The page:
The desktop computer landscape has changed in recent years. Laptops, tablets, and smartphones have gained ground on their stationary cousins. As those devices become more capable, the desktop — our old standby — is too easily forgotten. But while manufacturers might lament the decline in desktop sales, it’s all good news for consumers. You’ve always been able to get more bang for your buck out of a desktop computer than you could out of, say, a laptop.
Where did we drive it? The Pacifica is a great crew vehicle for our video team. It seats seven, gets decent gas mileage, and has enough space and power to haul video and camping equipment. Those are just some of the reasons why we spent a lot of August on the road with the Pacifica, putting more than 2,000 miles on it. While our staff writer Cameron Rogers did get back in the Chrysler Pacifica in August, much of the van's time was spent in the hands of our video team.
Ask any automobile manufacturer about the future possibility of a wagon or hatchback in its U.S. lineup and it will tell you, without hesitation, that Americans don't buy them. With their econobox stigma and mom-mobile ignominy, the stubby rear body style is rare at the mid- and high-end of the market. Audi, however, has been bucking that trend with its slope-backed pseudo-wagons like the A7.
Muck Rack makes it simple to find people, tweets, or articles that mention any name, keyword, company, hashtag etc. We've compiled this guide to help you make the most of your search.
Selecting a term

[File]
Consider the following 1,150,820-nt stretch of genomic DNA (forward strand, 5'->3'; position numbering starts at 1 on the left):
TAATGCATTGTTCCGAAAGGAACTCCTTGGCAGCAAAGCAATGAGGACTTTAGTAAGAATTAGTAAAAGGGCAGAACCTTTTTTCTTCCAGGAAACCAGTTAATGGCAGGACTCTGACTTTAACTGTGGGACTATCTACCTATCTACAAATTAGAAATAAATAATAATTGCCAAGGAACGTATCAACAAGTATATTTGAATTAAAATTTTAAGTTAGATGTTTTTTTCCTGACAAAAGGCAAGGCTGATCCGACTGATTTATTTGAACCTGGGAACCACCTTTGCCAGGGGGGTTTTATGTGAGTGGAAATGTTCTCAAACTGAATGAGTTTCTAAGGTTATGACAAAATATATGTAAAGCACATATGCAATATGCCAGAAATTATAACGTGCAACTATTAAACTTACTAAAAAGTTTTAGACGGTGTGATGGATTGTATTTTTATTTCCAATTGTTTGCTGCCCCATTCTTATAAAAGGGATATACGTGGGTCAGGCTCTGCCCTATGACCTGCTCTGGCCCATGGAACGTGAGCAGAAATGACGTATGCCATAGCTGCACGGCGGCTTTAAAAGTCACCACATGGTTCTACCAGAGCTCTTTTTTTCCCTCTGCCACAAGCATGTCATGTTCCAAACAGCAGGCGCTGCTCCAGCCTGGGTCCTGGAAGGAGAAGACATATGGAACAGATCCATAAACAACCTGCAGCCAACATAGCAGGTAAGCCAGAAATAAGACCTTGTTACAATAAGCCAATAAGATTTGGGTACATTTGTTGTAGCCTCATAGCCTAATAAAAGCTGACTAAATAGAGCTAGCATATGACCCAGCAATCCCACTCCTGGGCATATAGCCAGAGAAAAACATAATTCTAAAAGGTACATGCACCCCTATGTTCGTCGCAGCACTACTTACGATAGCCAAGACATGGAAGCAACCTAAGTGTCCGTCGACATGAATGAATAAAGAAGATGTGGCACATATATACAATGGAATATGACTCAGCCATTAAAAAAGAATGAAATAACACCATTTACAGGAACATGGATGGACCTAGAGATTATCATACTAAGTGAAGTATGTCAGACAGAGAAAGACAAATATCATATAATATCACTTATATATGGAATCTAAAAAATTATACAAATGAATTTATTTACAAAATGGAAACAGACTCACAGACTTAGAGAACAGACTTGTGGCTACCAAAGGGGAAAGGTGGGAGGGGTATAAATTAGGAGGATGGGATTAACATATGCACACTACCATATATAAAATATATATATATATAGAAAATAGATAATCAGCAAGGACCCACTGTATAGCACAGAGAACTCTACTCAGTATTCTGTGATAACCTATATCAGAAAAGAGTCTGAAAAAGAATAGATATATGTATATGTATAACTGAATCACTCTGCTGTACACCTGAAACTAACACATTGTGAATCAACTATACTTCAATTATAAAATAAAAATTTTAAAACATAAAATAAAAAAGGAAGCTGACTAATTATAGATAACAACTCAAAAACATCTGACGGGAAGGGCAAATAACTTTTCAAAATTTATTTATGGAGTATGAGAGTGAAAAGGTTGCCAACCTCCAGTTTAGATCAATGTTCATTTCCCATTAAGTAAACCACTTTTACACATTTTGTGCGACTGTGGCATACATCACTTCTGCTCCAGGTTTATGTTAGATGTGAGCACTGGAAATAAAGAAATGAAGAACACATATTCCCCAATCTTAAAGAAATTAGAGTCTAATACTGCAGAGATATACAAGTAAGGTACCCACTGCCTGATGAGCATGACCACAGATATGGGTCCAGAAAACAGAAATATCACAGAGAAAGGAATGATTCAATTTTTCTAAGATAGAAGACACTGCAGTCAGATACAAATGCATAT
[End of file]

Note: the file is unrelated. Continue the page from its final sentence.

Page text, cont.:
Start searching tweets, articles from media outlets, articles mentioned in tweets, journalists'
names, titles and bios with some suggested searches:
Companies or Topics (e.g. iPhone, Microsoft)
Phrases (e.g. "cloud computing") — use quotes to keep the terms together
Twitter handles (e.g. @username) — returns those who have mentioned or replied to
Names (e.g. "David Pogue")
Hashtags (e.g. #sxsw, #london2012)
Bio details (e.g. vegan, Olympics, father)
Muck Rack's Advanced Search allows for many boolean operators.
Find results that mention multiple specified terms, use AND or
+. For example, ensure each result contains both Elon Musk and Mark Zuckerberg by
searching Musk AND Zuckerberg or Musk + Zuckerberg.
Use the operators OR or , to broaden your search when you'd like either of
multiple terms to appear in results. (This is the default behavior of our search when no operators
are used). For example, results will contain either cake or cookie by searching cake OR cookie or cake,cookie
Use NOT or - to subtract results from your search. For
example, searching Disney will yield results about the Walt Disney Company as well as Walt Disney
World Resort. To exclude mentions of Disney World, search for Disney -World or Disney
When using one of these operators with a phrase, enclose it in quotation marks. For example, you can
find results about smartphones excluding Apple's iPhone 4S by searching smartphone -"iPhone
Exact case matching or punctuation
If you're searching for a brand name or keyword that relies on specific punctuation marks or capitalization, you can
find results that match your exact query by adding matchcase: before the keyword you're searching for, like matchcase:E*TRADE .
Use parentheses to separate multiple
boolean phrases. For example, to find journalists talking about having fun in Disney World or
Disneyland, search for ("disney world" OR disneyland) AND fun.
An asterisk can be used to search for any variation of a root word truncated by the asterisk. For example, searching for admin* will return results for administrator, administration, administer, administered, etc.
A near operator is an AND operator where you can control the distance between the words. You can vary the distance the near operation uses by adding a forward slash and number (between 0-99) such as strawberries NEAR/10 "whipped cream", which means the strawberries must exist within 10 words of "whipped cream".